Yesterday, on a walk with Kathleen and a neighbor, we passed a house with a yard full of crocuses to which bees were giving their attention.
Daffodils are visible on the south side of our house, though they have not yet bloomed.
That morning, standing out a window at five, I saw a mature red fox trot down the sidewalk in front of the house.
On a walk this morning, I saw that the maple tree at the bottom on the hill next to the bridge over Herring Run was preparing to come out in bloom, and the deciduous magnolias on the west side of our house are about to follow suit with the first of their messy droppings.
Also this morning, the neighborhood was full of robins, which I expect will soon swarm over our holly tree to consume the berries, as they do every year.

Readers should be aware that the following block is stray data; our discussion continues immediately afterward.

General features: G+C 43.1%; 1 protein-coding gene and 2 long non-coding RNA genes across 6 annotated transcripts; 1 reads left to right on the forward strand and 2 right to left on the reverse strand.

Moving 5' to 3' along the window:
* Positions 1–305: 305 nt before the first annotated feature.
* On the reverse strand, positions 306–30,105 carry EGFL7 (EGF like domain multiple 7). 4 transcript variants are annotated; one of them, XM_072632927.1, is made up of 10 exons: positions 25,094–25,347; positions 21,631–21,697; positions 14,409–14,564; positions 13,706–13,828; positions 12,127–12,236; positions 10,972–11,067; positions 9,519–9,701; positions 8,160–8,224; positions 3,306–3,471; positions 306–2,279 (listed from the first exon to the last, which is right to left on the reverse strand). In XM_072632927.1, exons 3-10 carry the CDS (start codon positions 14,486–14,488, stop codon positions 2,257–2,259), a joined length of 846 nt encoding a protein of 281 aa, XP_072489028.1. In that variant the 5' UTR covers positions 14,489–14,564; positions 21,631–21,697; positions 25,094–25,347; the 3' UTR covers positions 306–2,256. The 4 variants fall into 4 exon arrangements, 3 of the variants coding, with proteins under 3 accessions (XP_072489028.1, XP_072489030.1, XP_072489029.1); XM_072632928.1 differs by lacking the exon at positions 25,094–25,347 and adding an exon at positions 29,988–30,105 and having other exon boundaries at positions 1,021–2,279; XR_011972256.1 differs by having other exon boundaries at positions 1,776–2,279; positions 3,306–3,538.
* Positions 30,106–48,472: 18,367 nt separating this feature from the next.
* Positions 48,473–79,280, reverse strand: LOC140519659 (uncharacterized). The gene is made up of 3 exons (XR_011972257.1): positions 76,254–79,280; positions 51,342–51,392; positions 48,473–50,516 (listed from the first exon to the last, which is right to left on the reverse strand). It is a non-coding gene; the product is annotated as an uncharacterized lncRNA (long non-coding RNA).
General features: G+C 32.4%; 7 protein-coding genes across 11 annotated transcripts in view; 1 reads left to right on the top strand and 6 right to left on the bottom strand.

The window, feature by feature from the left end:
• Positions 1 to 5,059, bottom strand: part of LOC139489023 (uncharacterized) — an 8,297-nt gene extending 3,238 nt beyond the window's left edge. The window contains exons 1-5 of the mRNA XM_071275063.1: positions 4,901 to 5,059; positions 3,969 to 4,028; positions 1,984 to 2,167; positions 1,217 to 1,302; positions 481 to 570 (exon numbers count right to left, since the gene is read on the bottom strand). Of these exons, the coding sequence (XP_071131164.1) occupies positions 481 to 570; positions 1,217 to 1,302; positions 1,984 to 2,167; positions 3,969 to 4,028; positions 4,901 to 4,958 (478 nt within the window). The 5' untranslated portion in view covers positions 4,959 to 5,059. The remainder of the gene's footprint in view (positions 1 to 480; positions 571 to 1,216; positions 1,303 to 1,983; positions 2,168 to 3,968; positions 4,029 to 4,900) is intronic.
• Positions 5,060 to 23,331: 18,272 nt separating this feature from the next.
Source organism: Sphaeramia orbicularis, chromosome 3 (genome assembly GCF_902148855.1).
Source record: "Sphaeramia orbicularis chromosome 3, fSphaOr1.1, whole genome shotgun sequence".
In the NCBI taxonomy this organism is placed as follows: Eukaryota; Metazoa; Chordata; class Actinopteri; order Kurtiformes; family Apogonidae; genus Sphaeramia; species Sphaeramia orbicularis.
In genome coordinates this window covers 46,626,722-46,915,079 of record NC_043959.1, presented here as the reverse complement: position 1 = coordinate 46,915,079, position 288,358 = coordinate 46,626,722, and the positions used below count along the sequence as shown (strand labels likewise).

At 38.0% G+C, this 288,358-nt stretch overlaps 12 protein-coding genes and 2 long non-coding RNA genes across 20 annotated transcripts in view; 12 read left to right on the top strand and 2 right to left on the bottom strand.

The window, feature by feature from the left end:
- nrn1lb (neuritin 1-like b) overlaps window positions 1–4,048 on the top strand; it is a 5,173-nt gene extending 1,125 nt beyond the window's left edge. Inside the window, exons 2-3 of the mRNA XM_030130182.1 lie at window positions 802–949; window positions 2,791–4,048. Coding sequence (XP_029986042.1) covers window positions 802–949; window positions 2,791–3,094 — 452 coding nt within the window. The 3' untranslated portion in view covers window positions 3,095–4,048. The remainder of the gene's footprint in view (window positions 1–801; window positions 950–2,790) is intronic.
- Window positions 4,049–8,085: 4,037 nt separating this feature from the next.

This year I will not be at The Sun's offices at Port Covington to witness the blooming of the locust trees at the back of the property, or smell their fragrance to remind me of my childhood in Kentucky.
The rain is beginning now, and the thunderstorms and cold front are on the way, but I have had two days to sit on the porch in fair weather to read in a book Daniel Okrent's posts as public editor of The New York Times, raising issues for journalism that remain current, and reading on my cellphone dispatches from the Russian invasion of Ukraine, which also tell an old story that has not gone away.
Spring in the third year of the pandemic will come, though I want it to come faster. I hope that The Sun will husband its strength under its new corporate owner and that The Baltimore Banner will soon launch as a fresh journalistic voice for the city. I hope that Ukraine will survive the brutal battering that is coming and that the West will help preserve it.
I want to see the robins eat those holly berries and show me that life sustains.